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Transnational Public-Private Partnerships as Learning Facilitators: The Case of Global Governance on Mercury

Governance
Institutions
International Relations
Knowledge
Global
Negotiation
Qualitative
Yixian Sun
Graduate Institute of International and Development Studies
Yixian Sun
Graduate Institute of International and Development Studies
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Abstract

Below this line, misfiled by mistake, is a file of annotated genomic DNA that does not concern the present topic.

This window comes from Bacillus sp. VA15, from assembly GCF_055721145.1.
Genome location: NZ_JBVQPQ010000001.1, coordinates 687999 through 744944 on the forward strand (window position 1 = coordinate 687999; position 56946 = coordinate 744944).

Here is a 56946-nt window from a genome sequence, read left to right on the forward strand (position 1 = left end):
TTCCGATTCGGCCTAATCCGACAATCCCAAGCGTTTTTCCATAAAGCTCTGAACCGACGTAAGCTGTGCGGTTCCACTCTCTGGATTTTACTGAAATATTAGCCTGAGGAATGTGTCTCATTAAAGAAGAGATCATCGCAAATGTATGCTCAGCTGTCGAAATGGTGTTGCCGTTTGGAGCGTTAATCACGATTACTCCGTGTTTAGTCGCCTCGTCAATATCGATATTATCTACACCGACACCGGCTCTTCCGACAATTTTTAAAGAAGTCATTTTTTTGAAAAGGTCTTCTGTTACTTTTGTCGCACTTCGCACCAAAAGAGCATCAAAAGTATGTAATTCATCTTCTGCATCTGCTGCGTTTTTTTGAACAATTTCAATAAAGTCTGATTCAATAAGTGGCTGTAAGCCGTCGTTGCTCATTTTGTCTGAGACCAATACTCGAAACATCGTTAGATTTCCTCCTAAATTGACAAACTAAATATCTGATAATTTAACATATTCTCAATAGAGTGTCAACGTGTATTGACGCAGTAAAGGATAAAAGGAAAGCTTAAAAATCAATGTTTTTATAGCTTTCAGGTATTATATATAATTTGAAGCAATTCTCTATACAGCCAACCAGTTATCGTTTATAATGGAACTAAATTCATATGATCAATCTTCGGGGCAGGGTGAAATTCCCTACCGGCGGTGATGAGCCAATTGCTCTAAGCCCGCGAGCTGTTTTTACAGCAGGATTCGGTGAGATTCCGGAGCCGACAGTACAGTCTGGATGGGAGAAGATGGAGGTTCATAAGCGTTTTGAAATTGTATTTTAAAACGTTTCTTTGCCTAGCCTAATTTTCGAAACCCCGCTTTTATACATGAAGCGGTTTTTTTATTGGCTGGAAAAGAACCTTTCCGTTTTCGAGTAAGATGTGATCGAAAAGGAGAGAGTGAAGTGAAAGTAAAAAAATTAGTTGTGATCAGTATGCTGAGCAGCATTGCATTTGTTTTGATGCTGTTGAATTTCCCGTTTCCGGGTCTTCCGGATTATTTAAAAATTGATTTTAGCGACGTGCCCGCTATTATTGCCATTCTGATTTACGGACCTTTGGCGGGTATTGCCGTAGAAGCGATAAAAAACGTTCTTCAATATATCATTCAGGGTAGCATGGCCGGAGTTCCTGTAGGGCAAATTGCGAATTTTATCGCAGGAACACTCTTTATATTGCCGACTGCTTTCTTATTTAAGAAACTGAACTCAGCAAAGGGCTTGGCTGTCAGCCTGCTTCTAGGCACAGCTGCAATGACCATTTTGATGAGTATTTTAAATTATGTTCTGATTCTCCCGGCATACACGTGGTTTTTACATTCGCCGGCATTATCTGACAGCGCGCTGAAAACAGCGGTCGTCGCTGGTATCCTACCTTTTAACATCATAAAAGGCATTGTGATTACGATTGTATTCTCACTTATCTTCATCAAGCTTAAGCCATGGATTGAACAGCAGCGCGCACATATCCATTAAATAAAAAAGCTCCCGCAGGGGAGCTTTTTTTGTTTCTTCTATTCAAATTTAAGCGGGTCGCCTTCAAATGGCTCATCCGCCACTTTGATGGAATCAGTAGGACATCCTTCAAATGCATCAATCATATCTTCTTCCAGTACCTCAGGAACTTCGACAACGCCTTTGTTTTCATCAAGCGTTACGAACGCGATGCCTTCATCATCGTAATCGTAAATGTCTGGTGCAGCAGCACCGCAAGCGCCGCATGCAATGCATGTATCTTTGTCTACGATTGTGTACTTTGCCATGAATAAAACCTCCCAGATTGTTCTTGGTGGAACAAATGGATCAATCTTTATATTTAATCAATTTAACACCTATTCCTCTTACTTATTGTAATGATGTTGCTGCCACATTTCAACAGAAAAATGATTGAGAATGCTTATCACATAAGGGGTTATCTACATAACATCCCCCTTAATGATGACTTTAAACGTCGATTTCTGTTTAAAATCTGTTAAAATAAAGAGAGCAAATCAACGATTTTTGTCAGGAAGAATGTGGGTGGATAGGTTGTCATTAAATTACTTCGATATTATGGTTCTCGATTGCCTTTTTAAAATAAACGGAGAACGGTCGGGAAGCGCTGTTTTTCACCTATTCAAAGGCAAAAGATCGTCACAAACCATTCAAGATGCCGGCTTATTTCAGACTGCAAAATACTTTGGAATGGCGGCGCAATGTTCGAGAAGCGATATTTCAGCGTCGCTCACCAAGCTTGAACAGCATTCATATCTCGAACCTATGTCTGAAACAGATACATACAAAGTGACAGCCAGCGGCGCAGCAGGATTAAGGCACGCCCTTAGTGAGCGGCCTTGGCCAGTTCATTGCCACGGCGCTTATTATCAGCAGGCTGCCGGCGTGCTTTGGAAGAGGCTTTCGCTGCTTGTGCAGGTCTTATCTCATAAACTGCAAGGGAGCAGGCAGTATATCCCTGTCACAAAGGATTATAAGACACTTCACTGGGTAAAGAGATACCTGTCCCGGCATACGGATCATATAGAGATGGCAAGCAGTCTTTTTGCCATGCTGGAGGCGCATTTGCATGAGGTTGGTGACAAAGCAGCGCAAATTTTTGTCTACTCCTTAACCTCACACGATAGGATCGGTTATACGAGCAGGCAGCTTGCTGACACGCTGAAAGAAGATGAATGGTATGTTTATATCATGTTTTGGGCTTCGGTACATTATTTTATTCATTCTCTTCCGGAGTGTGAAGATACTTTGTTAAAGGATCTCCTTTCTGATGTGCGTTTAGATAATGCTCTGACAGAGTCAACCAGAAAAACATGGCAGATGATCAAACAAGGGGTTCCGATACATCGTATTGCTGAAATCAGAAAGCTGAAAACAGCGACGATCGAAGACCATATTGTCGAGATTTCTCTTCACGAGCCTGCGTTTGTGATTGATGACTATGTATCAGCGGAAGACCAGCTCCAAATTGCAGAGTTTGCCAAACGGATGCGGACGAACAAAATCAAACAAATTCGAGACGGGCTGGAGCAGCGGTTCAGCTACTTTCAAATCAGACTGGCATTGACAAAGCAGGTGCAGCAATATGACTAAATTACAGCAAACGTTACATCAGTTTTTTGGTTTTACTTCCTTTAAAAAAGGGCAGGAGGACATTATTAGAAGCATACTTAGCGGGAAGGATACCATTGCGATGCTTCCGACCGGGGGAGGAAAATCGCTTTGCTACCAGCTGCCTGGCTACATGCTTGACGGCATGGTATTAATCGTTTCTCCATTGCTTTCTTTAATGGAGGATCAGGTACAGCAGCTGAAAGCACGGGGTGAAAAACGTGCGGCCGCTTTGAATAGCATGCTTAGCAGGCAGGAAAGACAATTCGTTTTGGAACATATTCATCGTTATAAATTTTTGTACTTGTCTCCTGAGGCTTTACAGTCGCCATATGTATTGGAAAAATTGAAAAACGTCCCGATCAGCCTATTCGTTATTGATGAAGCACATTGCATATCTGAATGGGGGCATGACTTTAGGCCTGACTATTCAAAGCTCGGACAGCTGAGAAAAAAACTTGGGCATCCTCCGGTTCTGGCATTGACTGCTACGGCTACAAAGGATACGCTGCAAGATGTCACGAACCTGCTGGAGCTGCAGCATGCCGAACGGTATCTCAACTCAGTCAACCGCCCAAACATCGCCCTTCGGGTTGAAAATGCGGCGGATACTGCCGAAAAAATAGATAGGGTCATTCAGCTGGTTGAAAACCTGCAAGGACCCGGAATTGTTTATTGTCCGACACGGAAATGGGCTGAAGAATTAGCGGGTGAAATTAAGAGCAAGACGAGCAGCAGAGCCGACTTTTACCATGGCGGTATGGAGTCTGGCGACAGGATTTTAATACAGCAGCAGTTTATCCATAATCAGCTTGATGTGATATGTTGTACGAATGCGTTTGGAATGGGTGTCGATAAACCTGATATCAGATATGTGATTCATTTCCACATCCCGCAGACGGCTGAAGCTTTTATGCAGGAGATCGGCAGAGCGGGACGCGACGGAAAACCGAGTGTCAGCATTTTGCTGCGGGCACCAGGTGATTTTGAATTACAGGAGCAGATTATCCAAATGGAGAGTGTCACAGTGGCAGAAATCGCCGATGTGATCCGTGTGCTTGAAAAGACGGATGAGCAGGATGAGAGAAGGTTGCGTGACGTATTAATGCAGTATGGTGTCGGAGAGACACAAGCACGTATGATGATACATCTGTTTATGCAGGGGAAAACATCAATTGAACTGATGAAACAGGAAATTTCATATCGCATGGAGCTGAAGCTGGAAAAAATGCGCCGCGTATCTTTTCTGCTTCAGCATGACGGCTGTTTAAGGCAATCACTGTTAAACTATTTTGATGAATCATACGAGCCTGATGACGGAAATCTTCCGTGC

The paper examines transnational Public-Private Partnerships’ (PPPs) impacts on the formation of intergovernmental regimes in order to fill a gap in the scholarship of environmental governance. Drawn from theories of institutional interaction and social learning, I construct a theoretical framework inferring that transnational PPPs can contribute to regime formation by providing useful knowledge to facilitate policymakers’ learning. My empirical study uses data from various sources (e.g. UNEP documents, Earth Negotiations Bulletin, and elite interviews), and relies on qualitative methods including process-tracing, content analysis, and counterfactuals, to analyze the UNEP Global Mercury Partnership’s (GMP) influence in the negotiation of the Minamata Convention on Mercury. The findings show that, through technical and scientific information based on expertise of participants in the UNEP GMP, this partnership played a critical role in negotiations of several issues by not only accelerating consensus-making processes, but also changing the nature of agreements in the convention.